Sire SR 6042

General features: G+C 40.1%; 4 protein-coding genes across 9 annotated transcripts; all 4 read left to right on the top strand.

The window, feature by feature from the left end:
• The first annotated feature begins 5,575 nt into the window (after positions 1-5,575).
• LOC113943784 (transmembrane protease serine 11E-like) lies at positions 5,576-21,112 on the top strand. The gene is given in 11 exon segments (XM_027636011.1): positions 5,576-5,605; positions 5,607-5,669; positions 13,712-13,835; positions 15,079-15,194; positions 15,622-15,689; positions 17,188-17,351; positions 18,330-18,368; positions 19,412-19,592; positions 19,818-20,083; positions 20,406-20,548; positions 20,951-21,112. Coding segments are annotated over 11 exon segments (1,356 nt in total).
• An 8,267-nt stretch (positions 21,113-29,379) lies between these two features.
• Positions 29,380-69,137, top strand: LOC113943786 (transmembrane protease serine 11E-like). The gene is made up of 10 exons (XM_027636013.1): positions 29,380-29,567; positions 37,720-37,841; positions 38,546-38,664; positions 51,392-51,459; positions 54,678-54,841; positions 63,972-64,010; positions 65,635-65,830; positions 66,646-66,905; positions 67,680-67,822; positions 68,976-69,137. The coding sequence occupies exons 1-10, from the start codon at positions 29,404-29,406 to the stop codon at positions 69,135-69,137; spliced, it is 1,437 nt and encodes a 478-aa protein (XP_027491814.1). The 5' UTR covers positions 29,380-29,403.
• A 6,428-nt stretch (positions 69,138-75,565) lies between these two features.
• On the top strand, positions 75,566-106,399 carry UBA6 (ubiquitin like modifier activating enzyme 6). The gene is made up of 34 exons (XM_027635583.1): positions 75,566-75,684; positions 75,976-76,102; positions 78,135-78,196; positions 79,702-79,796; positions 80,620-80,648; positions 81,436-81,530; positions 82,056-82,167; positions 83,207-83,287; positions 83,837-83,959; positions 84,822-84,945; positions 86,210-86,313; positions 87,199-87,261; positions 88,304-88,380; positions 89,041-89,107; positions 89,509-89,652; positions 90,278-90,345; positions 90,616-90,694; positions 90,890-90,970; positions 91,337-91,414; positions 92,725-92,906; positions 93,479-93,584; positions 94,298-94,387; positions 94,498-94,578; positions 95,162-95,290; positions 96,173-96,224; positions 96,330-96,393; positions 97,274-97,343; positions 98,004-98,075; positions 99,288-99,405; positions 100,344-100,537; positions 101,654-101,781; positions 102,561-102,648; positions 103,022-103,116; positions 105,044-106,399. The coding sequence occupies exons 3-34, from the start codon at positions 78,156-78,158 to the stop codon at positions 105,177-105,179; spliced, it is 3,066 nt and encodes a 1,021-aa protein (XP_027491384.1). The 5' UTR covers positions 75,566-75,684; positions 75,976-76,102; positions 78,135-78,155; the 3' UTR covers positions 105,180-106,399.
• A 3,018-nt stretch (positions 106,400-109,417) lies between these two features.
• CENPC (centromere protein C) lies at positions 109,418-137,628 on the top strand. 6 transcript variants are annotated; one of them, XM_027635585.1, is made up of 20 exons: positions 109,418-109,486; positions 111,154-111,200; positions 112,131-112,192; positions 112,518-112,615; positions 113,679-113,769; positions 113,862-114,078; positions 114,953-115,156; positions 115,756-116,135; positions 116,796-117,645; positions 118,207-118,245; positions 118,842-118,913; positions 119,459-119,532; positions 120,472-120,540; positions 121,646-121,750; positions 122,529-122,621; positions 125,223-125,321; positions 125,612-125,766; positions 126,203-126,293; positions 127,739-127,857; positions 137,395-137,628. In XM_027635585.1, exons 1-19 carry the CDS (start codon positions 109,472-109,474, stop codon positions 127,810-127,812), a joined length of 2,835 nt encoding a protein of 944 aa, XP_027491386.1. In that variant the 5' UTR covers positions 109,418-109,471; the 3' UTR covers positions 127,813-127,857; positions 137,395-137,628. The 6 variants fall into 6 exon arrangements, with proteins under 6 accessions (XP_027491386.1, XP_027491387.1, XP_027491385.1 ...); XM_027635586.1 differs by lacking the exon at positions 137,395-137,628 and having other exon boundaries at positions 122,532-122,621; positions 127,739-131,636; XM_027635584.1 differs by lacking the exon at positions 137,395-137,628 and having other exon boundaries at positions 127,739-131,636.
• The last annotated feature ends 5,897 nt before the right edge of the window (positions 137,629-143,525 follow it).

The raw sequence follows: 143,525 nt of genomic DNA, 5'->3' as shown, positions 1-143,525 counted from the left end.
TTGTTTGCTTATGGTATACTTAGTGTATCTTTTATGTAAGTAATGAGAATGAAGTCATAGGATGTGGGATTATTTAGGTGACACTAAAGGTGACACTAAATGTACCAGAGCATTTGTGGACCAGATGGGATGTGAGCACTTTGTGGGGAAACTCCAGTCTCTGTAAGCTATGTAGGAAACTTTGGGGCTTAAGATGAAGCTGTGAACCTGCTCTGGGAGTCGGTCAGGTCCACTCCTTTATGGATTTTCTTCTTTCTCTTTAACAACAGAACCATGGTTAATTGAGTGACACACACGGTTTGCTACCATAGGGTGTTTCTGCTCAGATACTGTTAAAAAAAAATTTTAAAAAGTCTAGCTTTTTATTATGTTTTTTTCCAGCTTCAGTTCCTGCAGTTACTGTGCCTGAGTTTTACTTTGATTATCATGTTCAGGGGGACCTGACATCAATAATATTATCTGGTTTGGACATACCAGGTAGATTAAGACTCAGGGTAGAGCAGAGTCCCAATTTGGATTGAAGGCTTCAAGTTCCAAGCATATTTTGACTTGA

A post for the late Tommy Ramone, the last of the original Ramones. Tommy was the drummer on the first three albums by the band and under his real name Tommy Erdelyi had a distinguished career as a producer. This is my favorite Ramones album. I have to admit that when I first heard the Ramones, I did not like them. I thought they were primitive and stupid. Of course that was the whole point, but my tastes were formed by classic rock, I believed in fancy guitar solos and pretentious lyrics. I was too brainwashed by the crappy music of the 1970s to understand what the Ramones were attempting to do. Then I heard "Nuggets" and fell for the Clash, Blondie and Elvis Costello. My aesthetic perspective shifted dramatically. When I bought "Rocket To Russia" a couple of years after it came out, I loved it. Much of it follows the classic Ramones formula, fast paced primitive paeans to idiocy like "Cretin Hop," "Rockaway Beach," "Locket Love," "I Don't Care," "Teenage Lobotomy" and "I Can't Give You Anything." The standout tracks include the hilariously subversive "We're a Happy Family" with its immortal stanza "sitting here in Queens, eating refried beans, we're in all the magazines, gulpin' down thorazines." "Why Is It Always This Way?" is remarkably macabre with its lyrics about being unable to forget a girlfriend who committed suicide and is now preserved in a bottle of formaldehyde. "Sheena is a Punk Rocker" transcends the Ramones' formula achieving classic status with its irresistible catchiness and its timely lyrics. It is a testament to the vapidity of that era that the song was not the massive hit single it deserved to be. The band shakes loose from the formula for a few tracks. "Here Today, Gone Tomorrow" offers a change of pace with a mid-1960s style love song. "Ramona" also features a more pop-oriented song structure reminiscent of the early Kinks as well as slightly more sophisticated lyrics (by Ramones standards anyway.) "I Wanna Be Well" also slows things down a bit for a more poppy flavor although the repetitive drug addled lyrics are pure Ramones. These songs show the band trying to expand their sound, a trend they would explore more deeply on their next album, "Road to Ruin." The album is rounded out by a pair of well chosen covers, a hyper-paced version of Bobby Freeman's "Do You Wanna Dance?" and a faithful performance of the Trashmen's moronic classic "Surfin' Bird" that is right in the Ramones' wheelhouse. There is not a weak track on this album. I think it is the band's masterpiece, the ultimate expression of their original message and style. There was nowhere to go after this. The album's lack of commercial success led the band to attempt to create a more popular sound in their future albums with mixed success. "Rocket to Russia" remains one of the great records of its era, or any era really. It has hardly aged at all. It still sounds fresh and exciting, its energy, creativity and vitality continue to have immense appeal. Tommy Ramone may have passed from this world, but this record's excellence insures that his name and work will not be forgotten as long as people still feel the urge to rock. Recommended to fans of the Stooges.